Tuesday, June 12, 2018

Scott's Story

I recently received this poignant email from Scott (which I’ve edited with his approval). He wrote an additional 500 words, and the pain was so obvious. I was especially touched when I read that he wasn’t believed. Many of us know that experience. (Cec)

* * * * *

I reached puberty at age 16. I was put on growth hormones at age 15, as I had not started growing.

Around that time, a teacher fondled me at least once. He was reported by other parents for doing the same to their sons and dismissed from the school. I remember feeling sorry for him as I didn't realize he had done anything wrong.

The serious abuse started when I was 14 or 15. A friend, only 6 months older, began to abuse me. That situation continued for 5 years until I was 19.

All that is mild, and I could live with it. Now comes the bombshell: I became a perpetrator, and I’ve never truly forgiven myself. I had a sexual experience with a 7- or 8-year-old boy. I was 16.

Then on a Tuesday—a day I’ll never forget—the boy’s mother knocked on our apartment door. My life forever changed on that day. I confessed and had to go to the police. I was lucky because the case was dropped by the judge.

I had stopped by then, although I’m pretty sure I would not have done it again even if I had not got caught.

I explained to my parents and the psychologist that I did it because it had been done to me. They didn’t believe me because the person who had done it to me was not much older than I was.

I accepted that, and never understood why I had committed that most awful sin. Eleven years later, I realized I was re-enacting what happened to me when another psychologist suggested it— as a reason, and not as an excuse.

Maybe that’s why I let the abuse to me go on—as self-punishment.


Roger Mann said...

Scott, thank you for sharing your story with us. It breaks my heart to once again see how what seems so innocent at the time later becomes the horror of brokenness. I too did some acting out trying to understand and wrap my head around why my father would want to touch me that way and why he would send me to others who would mess with me. In my young mind I just accepted this was a fun and okay thing to do.

Eventually I realized this was not a good thing to be doing with others and stopped but by then I was pretty conflicted and confused about a lot of things. What I thought had been a normal happy family I was beginning to realize was pretty messed up.

Some of the choices like you I made for reasons that were not of my making. Some were and like you these can haunt me at times. So I share some of your pain. But things can and do change if we work at it and are honest with ourselves about trying to do the right things now. It's not who we are, it's what was done to us. Thanks again for your post.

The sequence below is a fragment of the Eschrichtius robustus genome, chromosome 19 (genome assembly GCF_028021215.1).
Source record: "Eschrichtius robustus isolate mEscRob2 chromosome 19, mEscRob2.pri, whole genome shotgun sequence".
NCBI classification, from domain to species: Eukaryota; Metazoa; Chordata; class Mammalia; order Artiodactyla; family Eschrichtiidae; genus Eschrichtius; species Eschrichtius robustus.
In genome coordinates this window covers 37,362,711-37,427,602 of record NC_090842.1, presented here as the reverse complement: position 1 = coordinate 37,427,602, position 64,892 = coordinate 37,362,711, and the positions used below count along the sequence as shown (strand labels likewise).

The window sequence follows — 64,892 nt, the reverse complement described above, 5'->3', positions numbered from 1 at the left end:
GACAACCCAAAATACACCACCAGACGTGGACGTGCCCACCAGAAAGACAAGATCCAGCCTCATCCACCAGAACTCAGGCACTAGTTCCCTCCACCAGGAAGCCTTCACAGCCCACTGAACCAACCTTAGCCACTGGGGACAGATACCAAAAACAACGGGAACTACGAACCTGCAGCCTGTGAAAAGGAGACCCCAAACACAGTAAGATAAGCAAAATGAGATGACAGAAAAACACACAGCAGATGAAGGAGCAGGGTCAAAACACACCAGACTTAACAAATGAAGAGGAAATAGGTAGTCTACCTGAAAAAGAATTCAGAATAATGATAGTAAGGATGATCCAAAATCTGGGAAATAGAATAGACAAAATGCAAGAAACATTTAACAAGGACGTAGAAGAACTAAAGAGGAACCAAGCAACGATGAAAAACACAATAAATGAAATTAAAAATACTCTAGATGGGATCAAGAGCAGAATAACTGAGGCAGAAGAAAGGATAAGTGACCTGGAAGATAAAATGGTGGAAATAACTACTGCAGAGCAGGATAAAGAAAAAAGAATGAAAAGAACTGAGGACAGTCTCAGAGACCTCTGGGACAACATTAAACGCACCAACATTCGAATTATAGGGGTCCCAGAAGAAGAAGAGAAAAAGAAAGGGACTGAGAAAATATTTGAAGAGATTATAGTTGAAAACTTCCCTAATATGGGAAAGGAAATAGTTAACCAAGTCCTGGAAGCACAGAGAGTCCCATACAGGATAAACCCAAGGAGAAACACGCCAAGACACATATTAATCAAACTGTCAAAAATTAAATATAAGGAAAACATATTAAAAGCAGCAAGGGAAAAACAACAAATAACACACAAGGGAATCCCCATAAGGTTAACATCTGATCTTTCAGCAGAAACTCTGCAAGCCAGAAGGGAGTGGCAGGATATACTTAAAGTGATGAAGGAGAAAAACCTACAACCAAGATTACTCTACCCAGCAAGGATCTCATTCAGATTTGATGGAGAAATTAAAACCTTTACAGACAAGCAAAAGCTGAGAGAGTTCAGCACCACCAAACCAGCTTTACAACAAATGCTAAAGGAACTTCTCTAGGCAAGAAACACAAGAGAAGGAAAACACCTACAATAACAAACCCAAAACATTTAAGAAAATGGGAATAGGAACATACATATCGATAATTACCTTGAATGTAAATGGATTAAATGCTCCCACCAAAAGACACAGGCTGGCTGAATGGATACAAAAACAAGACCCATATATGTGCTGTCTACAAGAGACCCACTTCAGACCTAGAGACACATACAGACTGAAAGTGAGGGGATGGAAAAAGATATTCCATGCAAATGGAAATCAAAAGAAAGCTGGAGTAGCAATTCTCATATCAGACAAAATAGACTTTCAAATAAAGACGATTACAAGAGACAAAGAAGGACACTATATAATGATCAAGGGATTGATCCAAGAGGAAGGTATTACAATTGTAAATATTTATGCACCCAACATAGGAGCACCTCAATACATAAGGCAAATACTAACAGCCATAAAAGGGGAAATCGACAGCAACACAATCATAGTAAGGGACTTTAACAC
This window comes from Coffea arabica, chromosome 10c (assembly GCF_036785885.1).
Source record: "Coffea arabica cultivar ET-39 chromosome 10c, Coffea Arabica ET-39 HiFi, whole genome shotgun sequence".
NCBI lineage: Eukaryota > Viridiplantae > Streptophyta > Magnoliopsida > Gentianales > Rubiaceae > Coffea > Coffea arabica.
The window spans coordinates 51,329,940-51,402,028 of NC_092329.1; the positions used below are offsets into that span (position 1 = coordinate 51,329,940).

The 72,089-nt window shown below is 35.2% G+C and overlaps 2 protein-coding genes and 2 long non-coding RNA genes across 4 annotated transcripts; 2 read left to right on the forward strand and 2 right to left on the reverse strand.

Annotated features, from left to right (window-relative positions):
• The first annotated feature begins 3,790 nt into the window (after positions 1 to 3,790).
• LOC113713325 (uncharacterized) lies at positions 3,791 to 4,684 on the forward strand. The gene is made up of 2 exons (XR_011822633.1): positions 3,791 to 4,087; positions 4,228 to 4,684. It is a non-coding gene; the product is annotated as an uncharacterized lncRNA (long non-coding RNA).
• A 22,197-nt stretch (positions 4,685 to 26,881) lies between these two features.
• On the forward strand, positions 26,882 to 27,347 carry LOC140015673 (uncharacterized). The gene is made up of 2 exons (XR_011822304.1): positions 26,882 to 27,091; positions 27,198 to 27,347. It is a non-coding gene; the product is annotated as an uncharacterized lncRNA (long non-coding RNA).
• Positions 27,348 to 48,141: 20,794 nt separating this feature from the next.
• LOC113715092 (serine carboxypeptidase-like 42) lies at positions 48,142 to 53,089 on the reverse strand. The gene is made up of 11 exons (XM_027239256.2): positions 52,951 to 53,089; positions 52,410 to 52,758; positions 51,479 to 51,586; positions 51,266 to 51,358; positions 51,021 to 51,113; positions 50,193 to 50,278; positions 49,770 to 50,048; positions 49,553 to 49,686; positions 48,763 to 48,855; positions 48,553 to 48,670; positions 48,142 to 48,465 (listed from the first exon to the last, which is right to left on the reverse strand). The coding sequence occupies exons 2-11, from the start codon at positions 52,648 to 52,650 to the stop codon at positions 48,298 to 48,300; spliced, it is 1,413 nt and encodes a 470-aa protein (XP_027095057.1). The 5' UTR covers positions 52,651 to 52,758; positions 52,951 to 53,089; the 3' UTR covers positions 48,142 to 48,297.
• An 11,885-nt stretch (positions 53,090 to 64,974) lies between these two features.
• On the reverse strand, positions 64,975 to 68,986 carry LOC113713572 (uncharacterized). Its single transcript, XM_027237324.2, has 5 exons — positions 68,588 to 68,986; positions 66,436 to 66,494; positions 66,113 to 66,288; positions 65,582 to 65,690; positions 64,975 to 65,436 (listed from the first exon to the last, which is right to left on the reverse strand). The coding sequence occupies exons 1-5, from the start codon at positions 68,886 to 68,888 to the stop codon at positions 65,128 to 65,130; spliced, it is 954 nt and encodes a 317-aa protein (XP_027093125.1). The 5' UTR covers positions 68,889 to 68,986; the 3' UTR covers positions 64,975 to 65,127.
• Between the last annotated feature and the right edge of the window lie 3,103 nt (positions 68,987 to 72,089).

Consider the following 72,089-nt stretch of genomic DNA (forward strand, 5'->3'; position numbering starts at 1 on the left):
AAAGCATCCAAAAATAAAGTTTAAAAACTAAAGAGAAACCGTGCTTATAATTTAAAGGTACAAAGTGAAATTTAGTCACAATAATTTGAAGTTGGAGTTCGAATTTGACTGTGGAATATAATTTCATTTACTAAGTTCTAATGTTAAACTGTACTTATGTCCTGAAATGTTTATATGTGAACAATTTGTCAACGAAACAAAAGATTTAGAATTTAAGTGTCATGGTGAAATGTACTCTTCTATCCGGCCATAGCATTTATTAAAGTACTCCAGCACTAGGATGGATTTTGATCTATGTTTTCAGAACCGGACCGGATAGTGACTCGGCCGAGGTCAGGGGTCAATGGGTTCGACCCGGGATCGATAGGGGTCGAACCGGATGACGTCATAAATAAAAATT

Anonymous said...

I know this is off subject, but is anybody else having a hard time celebrating father's day when you were sexually abused by your father?????

Anonymous said...

And everybody is posting pictures of their dad and saying how wonderful he is/Was even your brother and sisters, and you want to scream.....thats not the father I know and tell everybody and destroy his image.. and then there is a part of me that still loves him, but doesn't understand. Thank God for my sons that I can celebrate being their father.

Roger Mann said...

YES, Anonymous, my wife I don't think really gets it. She is someone who love celebrating birthdays, anniversaries, mother's day, father's day, graduations, etc. She loves to party. I'm a wet blanket, I know but my hearts just not in it for mother's day and father's day. I can do all the others but I have a terrible time especially father's day and will not go to church if I can help it. Today I get to work at the store so church is not an option.

Sorry for hijacking the post but I had to respond and maybe I will make a post about it later.

Anonymous said...

Thank you.

Mark said...

Anonymous, I didn't see your question till today, a couple days past Father's Day.

Yes, I also have a hard time with Father's Day. I've learned it is important to me, particularly on Father's Day, to allow myself to be honest about how I feel about my dad, rather than try to whip up warm and fuzzy feelings about him. This year, while driving to church, the thought popped into my mind, "Dad, you crushed my heart."

Admitting that truth helped me move through the balance of that raw day with greater freedom.